The Big Picture
A day after news broke on the UCLA deaths, Olympus Corp issued an initial alert to the FDA – almost two years after flags were raised in the European community. An extensive inquiry by Representative Ted Lieu (D-Torrance) along with staff from the House Oversight and Government Reform committee followed and slowly the true scope of the problem emerged, with the committee’s report painting a decidedly unpleasant picture of superbugs and deadly infections.
Although affected medical facilities and responsible device manufacturers cannot, under federal law, be specifically named by the FDA, reports show that between January 2010 and October 2015 an estimated 350 to 404 patients at 30 facilities across the nation (and a further 11 facilities overseas) were infected by contaminated scopes.
‘Superbug’ is an evocative term beloved of the media. Conferring an albeit malicious super-status, it conjures up an apocalyptic scenario of out-of-control bacterial infections running rampant, slaying the unsuspecting and leaving devastation in their wake. Consider them, if you will, the Kardashians of the contamination-control world – they’re everywhere and, however hard you try, you just can’t get rid of them. And that dramatized image is not too far from the truth. According to the CDC, approximately two million patients are sickened annually by superbugs – bacteria resistant to multiple forms of antibiotics – and about twenty-three thousand of these people will die.(4) Carbapenem-Resistant Enterobacteriacaea (CRE) is an example of a superbug (E. coli being a prominent member of that family) as is Neisseria gonorrhoeae, the bacterium that causes gonorrhea. With a CRE kill rate of 50%, clearly these are not bacteria to which we should open the doors of our centers of healing…
The White Knight of Legislation
Fortunately, governmental oversight may yet come to our aid. The responsibility device manufacturers have to their European customers may soon be extended to US medical practitioners. Rep. Lieu has filed a bill, termed not surprisingly the Device Act, that would require companies such as Olympus to notify the FDA when they update the design of, or cleaning SOPs for, such medical devices. And additionally, enhanced validation will be required to ensure that cleaning SOPs deliver what they promise – contamination control.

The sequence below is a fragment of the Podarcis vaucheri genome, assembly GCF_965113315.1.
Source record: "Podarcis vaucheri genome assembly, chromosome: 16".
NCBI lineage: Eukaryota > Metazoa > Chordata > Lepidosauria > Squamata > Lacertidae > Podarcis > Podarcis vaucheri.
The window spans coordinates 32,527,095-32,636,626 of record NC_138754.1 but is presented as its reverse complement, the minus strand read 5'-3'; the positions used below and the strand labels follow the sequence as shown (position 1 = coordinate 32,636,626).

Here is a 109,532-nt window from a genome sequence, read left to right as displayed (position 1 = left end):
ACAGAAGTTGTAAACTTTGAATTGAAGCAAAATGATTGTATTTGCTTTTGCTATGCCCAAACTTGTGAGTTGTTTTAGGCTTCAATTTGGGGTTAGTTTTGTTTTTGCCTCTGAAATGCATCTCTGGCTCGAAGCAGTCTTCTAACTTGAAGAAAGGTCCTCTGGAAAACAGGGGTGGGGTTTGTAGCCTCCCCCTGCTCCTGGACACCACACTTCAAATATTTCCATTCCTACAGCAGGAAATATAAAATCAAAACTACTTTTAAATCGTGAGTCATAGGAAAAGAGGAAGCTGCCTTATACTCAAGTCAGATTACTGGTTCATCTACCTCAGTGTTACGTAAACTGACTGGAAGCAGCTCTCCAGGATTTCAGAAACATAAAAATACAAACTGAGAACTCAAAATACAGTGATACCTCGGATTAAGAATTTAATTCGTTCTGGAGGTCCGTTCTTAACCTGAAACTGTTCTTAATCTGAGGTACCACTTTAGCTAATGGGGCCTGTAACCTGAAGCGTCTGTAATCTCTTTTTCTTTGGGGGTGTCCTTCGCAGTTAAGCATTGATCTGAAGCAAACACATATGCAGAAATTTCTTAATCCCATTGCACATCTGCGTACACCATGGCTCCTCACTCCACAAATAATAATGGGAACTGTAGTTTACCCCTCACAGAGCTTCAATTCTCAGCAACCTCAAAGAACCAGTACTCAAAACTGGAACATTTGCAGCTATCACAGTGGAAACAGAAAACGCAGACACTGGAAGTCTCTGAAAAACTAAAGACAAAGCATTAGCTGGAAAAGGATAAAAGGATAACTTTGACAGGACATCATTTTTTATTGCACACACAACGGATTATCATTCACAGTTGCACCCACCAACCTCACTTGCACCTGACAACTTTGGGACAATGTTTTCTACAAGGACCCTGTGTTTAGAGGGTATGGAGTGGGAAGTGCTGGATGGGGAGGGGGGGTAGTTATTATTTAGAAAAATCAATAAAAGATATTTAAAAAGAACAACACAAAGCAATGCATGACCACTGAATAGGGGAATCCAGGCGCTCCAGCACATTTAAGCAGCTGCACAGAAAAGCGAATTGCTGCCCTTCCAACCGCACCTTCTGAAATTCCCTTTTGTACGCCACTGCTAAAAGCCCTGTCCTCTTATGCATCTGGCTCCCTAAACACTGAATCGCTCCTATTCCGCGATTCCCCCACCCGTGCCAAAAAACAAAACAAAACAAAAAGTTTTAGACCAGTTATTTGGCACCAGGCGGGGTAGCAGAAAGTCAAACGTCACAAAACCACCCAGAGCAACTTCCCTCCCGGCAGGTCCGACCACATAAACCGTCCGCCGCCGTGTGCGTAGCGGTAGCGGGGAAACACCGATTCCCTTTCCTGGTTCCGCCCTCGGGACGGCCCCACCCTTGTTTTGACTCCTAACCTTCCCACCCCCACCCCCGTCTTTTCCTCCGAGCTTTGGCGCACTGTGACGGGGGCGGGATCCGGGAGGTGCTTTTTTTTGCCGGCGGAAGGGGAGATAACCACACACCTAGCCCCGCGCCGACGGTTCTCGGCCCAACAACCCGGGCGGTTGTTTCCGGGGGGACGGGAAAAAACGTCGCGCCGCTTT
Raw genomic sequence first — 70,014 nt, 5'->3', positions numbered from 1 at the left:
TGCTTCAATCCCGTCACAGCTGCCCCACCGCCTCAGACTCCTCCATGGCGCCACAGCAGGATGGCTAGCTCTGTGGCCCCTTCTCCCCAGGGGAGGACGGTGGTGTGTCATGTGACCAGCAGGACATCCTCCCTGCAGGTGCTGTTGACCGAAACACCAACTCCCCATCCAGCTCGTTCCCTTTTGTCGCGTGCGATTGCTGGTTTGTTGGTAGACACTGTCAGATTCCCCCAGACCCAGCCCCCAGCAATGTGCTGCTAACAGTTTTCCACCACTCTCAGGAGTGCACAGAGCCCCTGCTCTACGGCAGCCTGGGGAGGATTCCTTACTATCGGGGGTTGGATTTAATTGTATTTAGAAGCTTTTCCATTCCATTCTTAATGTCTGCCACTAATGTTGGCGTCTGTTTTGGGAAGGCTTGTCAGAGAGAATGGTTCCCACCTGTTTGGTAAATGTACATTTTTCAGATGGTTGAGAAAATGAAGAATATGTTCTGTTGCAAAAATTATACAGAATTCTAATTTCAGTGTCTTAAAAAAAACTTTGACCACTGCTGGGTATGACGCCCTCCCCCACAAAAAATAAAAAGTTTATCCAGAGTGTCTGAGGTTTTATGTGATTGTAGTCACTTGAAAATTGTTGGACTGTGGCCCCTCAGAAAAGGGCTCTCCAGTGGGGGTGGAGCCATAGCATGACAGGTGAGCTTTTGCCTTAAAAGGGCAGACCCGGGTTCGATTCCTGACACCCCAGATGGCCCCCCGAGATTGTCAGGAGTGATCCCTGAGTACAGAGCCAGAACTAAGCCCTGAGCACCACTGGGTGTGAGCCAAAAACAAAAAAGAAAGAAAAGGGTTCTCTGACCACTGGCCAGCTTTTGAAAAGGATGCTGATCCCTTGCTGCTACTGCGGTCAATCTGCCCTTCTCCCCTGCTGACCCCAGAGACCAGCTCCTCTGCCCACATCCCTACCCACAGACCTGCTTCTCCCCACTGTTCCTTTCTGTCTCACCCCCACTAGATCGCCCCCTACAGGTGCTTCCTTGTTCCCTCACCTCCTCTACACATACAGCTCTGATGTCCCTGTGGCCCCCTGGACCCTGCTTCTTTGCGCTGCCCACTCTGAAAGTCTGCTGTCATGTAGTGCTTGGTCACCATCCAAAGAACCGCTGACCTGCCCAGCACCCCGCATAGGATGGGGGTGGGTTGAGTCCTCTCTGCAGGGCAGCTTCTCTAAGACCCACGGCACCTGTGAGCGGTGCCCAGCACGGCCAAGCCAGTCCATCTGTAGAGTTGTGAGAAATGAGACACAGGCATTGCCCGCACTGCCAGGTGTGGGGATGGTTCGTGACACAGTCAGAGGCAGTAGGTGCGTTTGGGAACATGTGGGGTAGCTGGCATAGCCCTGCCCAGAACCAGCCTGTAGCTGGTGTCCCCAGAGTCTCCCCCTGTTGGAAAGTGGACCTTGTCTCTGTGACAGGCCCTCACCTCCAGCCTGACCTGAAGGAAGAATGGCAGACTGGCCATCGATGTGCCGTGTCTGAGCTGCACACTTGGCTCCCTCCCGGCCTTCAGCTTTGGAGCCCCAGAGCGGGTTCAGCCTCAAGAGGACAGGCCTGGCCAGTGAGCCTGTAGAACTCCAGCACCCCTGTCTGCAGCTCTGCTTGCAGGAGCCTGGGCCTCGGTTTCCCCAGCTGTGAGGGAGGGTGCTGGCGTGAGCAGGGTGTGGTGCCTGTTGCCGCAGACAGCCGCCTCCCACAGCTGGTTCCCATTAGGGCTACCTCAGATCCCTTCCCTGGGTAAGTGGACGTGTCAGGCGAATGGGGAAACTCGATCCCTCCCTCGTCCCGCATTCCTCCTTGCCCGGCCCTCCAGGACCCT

As of publication date, despite a voluntary recall, problematic scopes remain in use in hospitals while the manufacturer works on a design solution aimed at reducing the contamination risk. And it is now incumbent upon hospitals to test their scopes after cleaning and during a recommended 48-hour quarantine period during which any bacterial growth is assessed. Clearly this is not an adequate response to a grave risk to our health and we are interested to see how to story develops over time.
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(1) Olympus Warned Europe about Superbug Scope Dangers in 2013
(2) Bacterial Infections Associated with Duodenoscopes: FDA’s Actions to Better Understand the Problem and What Can be Done to Mitigate It
(3) Number of deadly infections from dirty scopes is far higher than previously estimated
(4) Superbugs: What They Are and How You Get Them